|Intercommunality||Val de Noye|
|• Mayor (2001–2008)||Claude Dubois|
|Area1||18.75 km2 (7.24 sq mi)|
|• Density||19/km2 (49/sq mi)|
|INSEE/Postal code||80390 / 80250|
|Elevation||63–131 m (207–430 ft)
(avg. 125 m or 410 ft)
1 French Land Register data, which excludes lakes, ponds, glaciers > 1 km² (0.386 sq mi or 247 acres) and river estuaries.2 Population without double counting: residents of multiple communes (e.g., students and military personnel) only counted once.
Grivesnes is situated on the D26 road, some 18 miles (29 km) south of Amiens.
A castle is reputed to have existed before the Jacquerie uprising of 1358 (which started in this district), but sources lack any substance.
A 15th century manor house was destroyed by Burgundian troops during their retreat from Beauvais after the victory of Jeanne Hachette.
Between 1611, the date of his marriage, and 1640, the date of his death, Louis of Goussencourt erected the principal parts of the château.
Enlarged in the 18th century, the château was very much part of the Ancien Régime and when, during the French revolution, it was decided to confiscate the property, the Count of Grivesnes didn’t oppose it, as his son (Louis-Henri (1766–1849)) had already emigrated to Quebec.
During the auctions of 1793 and 1794, the castle was sold as national property. An inhabitant of Grivesnes, Roch Théry, whose family had lived in the parish for more than two centuries, purchased some of the land as well as the mill, although it was later returned to its owners. The entire site was sold in 1899 to an Amiens notary by the name of Lenain.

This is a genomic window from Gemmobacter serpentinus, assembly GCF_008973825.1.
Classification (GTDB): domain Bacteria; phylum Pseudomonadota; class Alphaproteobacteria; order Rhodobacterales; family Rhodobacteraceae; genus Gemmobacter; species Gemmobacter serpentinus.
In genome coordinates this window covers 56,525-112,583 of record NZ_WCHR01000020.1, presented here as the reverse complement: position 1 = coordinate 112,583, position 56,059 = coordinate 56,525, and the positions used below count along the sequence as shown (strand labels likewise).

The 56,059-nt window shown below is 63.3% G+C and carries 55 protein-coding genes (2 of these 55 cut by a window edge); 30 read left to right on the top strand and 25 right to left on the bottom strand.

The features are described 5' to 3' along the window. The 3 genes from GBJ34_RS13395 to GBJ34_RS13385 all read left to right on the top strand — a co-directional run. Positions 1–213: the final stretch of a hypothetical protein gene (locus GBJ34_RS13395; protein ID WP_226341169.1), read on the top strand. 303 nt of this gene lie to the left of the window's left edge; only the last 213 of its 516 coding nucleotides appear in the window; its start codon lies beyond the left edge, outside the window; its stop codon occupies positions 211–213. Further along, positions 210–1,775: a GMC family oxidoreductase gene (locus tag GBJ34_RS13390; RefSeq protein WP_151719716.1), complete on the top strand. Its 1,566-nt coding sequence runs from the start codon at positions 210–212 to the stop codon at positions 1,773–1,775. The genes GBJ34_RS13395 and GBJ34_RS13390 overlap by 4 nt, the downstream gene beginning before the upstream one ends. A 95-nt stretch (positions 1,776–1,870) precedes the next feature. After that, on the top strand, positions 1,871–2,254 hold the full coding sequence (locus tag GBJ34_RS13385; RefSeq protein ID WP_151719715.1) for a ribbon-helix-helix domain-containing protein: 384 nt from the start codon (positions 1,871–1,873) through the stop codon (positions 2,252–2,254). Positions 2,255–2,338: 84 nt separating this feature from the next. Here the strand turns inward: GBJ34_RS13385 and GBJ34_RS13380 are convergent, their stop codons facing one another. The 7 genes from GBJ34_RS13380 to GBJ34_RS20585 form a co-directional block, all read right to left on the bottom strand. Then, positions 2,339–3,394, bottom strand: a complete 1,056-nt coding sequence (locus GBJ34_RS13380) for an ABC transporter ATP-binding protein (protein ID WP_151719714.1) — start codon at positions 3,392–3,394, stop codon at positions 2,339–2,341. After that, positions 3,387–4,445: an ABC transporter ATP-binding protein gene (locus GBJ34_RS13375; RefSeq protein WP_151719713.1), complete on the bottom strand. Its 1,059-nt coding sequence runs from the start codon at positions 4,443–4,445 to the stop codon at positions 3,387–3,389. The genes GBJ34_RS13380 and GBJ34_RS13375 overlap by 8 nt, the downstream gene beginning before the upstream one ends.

During the First World War, the town was ravaged and all the community archives were destroyed. The castle, surrounded by a park of 19 hectares, comprised a distillery and a farm of 132 hectares, underwent shelling that damaged 66% of the property.
From March 29 to April 7, 1918, the town was the centre of a fierce battle. Fighting hand-to-hand, with fixed bayonets, the French and British troops cut off the road to Amiens to the Germans. Many soldiers were buried in unmarked graves, without any ceremony.
In June 1990, a commemorative stele was erected by French and German ex-combatants.
|From the year 1962 on: No double counting—residents of multiple communes (e.g. students and military personnel) are counted only once.|
Places of interest
Grivesnes is fortunate to still have two ancient monuments, after the ravages of World War I.
- The château. Around 1845, considerable restoration took place, replacing the original bright red-orange brick and white stone with sombre red bricks and grey stone. Modified again during the 1920s with little respect for its original appearance, with a shortened pavilion and roofed gracelessly.
- The church was built from 1835 to 1842, in the park of the château, in the Restoration style. Recently classified as an important building of some significance. Attached to the church is the vault of the noble family of Beaurepaires de Louvagny.
- The château of Filescamps. (2 miles or so outside the village) After the bombardments of 1918, the building was ruined. All that’s left today is a farm and some outbuildings that once formed part of the chateau itself.
- La bataille de Grivesnes Maurice Masse Éditions Comité de tourisme de la Somme.
- Compte-rendu de la CSMH du 24 janvier 2005.
|Wikimedia Commons has media related to Grivesnes.|
- Grivesnes on the Quid website (French)